Whenever I meet a fresh college graduate at a random mixer, I’m inevitably hit with a wave of bubbly enthusiasm that’s rarely found in my circle of older friends. Phrases such as, “I love my job,” “I believe in my company’s mission,” “this city is so amazing,” and “we’re making the world a better place,” are quite common.
It’s refreshing to hear so much enthusiasm, since my older acquaintances are a little too scarred to blindly believe that everything will be sunshine and rainbows. One friend is going through a bitter divorce. An old co-worker recently died at the age of 44 to breast cancer. While another person had to take out a second mortgage to keep his startup afloat. Life is hard. But you won’t know until you live it.
I was fortunate at the age of 22 to experience a miserably exhilarating time working in New York City. From day one, I knew that getting in at 5:30am and leaving after 7:30pm every day was going to lead to a miserable existence. Therefore, I did everything possible to figure out a way to escape.
Accept Misery In All Its Glory
If you can forecast your misery, I’m positive you will ironically lead a happier life. Here are some examples of what happens when you don’t properly forecast your misery:
1) You don’t bother saving or investing as much. Because you think you’ll always have a job, always be promoted and paid, and always love what you do, you naturally don’t have the urge to save and invest as much. But after about 10 years of doing the same thing, I promise you will no longer love your job as you once did, if you survive for that long. You might get a new boss you hate. Your coworker will stab you in the back. Your industry will get obliterated by technology. And so on.
I’m sitting here in startup central, and given we know the vast majority of startups fail within five years, we can also assume that the vast majority of people at these startups will have new jobs within five years. Yet, there is this blind faith from employees I speak to who believe their startup is the one that’s going to make them rich!
Some the the most highly educated people with 10+ years of experience are still living paycheck to paycheck because they never accepted reality. Conversely, the person who properly predicts when their disinterest arrives will be able to take time off or seek something more interesting due to a healthy savings account.
2) You don’t bother to physically take care of yourself. We have a terrible way of forecasting our miserable health in America since 60% of us are overweight or obese. We love to blame our healthcare system for failing us, but it is really we who are failing ourselves by the quantity and quality of food we eat. Add on a lack of physical activity and it’s no wonder why heart disease is the number one killer in America. At least cut down on sugar folks.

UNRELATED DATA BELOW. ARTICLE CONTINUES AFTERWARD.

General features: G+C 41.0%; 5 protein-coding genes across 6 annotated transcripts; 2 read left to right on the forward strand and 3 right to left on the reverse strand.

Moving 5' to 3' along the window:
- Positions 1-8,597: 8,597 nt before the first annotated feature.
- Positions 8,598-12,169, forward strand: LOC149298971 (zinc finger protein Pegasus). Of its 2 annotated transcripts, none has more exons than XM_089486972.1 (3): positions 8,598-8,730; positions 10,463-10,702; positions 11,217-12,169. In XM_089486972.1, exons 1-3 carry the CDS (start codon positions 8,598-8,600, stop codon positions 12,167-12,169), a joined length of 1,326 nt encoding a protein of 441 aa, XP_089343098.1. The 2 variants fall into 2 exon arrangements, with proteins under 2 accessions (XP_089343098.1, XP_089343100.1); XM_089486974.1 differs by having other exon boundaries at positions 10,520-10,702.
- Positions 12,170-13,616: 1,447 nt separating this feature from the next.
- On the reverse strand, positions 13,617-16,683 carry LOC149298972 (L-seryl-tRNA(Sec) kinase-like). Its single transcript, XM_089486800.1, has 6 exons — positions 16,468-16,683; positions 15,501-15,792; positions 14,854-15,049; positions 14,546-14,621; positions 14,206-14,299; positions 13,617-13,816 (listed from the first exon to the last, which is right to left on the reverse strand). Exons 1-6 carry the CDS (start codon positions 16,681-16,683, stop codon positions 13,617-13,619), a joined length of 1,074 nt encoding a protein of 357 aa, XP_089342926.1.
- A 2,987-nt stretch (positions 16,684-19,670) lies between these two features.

Like running a retirement planner to measure our future cash flow, all we have to do is run our diet through a computer simulation model to spit out what we’ll look like in 10 years to keep us from binging on pizzas and sodas. Yet we do not, and so we end up suffering physical ailments that lower the quality of our lives.
I know multi-millionaires and one billionaire who are morbidly obese. This is completely illogical because if you’re mega rich, your goal should be to live forever.
3) You don’t bother working on your social skills. Because you think everything will be peachy, you don’t bother creating a network of friends who will be there for you in times of need. Instead of giving as much as you can while you can, you give nothing and only take.
There will be a time when you need to call upon a favor because you lost your job, got rejected by some institution, or have something new you want to promote to the world. Without friends, you’ll have a much tougher time picking yourself up or getting anything going.
4) You get incredibly angry at the world. There are few “new hard things” given humans have been around for thousands of years. With over 7 billion people in the world, whatever you’re experiencing has been experienced by someone else before. Yet for some reason, even with the internet, some people don’t bother to listen to those who’ve been there before to try and minimize regret.
Starting a business is hard. Read about all the pitfalls before quitting your job. Having a baby puts a tremendous strain on your relationship. Make sure you can financially take care of yourself before adding a dependent if you want to avoid a divorce. Having no options after spending a couple decades working is depressing. Build passive income sooner, rather than later.
The angriest people in the world are failures at forecasting their misery. Therefore, the only way they can try and alleviate their pain is to make other people feel miserable as well. We’ve all met them. I see them at least once week on Financial Samurai. Instead of being open to new ways of thinking, they get triggered into outrage.
Manage The Suffering
“Do you want to become an old man, filled with regret, waiting to die alone?” – Saito
Everybody is destined to suffer at some point. If we can properly forecast our misery, we’ll be able to better manage our suffering by taking action long before such suffering arrives.
The upcoming suffering I see in my future include: physically slowing down due to age and injury, losing my cognitive abilities, bullying in school, losing loved ones, and living a mundane lifestyle.
Based on my forecasts, I plan to: stretch more and eat better, produce as much content as possible before my mind goes, do extensive research on schools for my son, spend more time with my parents, and figure out a way to go on a perpetual family adventure.
Of course, if I can figure out a way to detach from all desires, I’ll be able to eliminate suffering according to The Four Noble Truths. But I love my family too much to stop caring.
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